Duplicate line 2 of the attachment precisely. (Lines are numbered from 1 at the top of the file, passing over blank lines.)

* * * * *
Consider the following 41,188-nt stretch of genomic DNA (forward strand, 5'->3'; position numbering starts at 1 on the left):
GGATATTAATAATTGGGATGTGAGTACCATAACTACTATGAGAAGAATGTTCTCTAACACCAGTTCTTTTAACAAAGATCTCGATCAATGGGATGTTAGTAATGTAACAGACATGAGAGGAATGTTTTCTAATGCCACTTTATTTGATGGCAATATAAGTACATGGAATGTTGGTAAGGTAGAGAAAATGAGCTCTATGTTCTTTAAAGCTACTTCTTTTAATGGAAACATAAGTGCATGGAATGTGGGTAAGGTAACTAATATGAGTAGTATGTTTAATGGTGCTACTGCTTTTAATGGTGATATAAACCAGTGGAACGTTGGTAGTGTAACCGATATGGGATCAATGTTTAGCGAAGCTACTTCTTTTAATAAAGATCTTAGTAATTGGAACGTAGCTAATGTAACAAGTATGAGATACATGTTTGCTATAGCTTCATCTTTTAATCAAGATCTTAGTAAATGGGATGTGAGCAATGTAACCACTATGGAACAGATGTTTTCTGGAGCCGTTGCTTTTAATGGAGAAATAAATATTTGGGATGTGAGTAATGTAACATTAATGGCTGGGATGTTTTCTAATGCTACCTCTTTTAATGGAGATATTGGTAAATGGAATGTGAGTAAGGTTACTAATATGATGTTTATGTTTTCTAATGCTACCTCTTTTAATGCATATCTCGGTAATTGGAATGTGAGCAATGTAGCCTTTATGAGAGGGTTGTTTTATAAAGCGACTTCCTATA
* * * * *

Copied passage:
GGATATTAATAATTGGGATGTGAGTACCATAACTACTATGAGAAGAATGTTCTCTAACACCAGTTCTTTTAACAAAGATCTCGATCAATGGGATGTTAGTAATGTAACAGACATGAGAGGAATGTTTTCTAATGCCACTTTATTTGATGGCAATATAAGTACATGGAATGTTGGTAAGGTAGAGAAAATGAGCTCTATGTTCTTTAAAGCTACTTCTTTTAATGGAAACATAAGTGCATGGAATGTGGGTAAGGTAACTAATATGAGTAGTATGTTTAATGGTGCTACTGCTTTTAATGGTGATATAAACCAGTGGAACGTTGGTAGTGTAACCGATATGGGATCAATGTTTAGCGAAGCTACTTCTTTTAATAAAGATCTTAGTAATTGGAACGTAGCTAATGTAACAAGTATGAGATACATGTTTGCTATAGCTTCATCTTTTAATCAAGATCTTAGTAAATGGGATGTGAGCAATGTAACCACTATGGAACAGATGTTTTCTGGAGCCGTTGCTTTTAATGGAGAAATAAATATTTGGGATGTGAGTAATGTAACATTAATGGCTGGGATGTTTTCTAATGCTACCTCTTTTAATGGAGATATTGGTAAATGGAATGTGAGTAAGGTTACTAATATGATGTTTATGTTTTCTAATGCTACCTCTTTTAATGCATATCTCGGTAATTGGAATGTGAGCAATGTAGCCTTTATGAGAGGGTTGTTTTATAAAGCGACTTCCTATA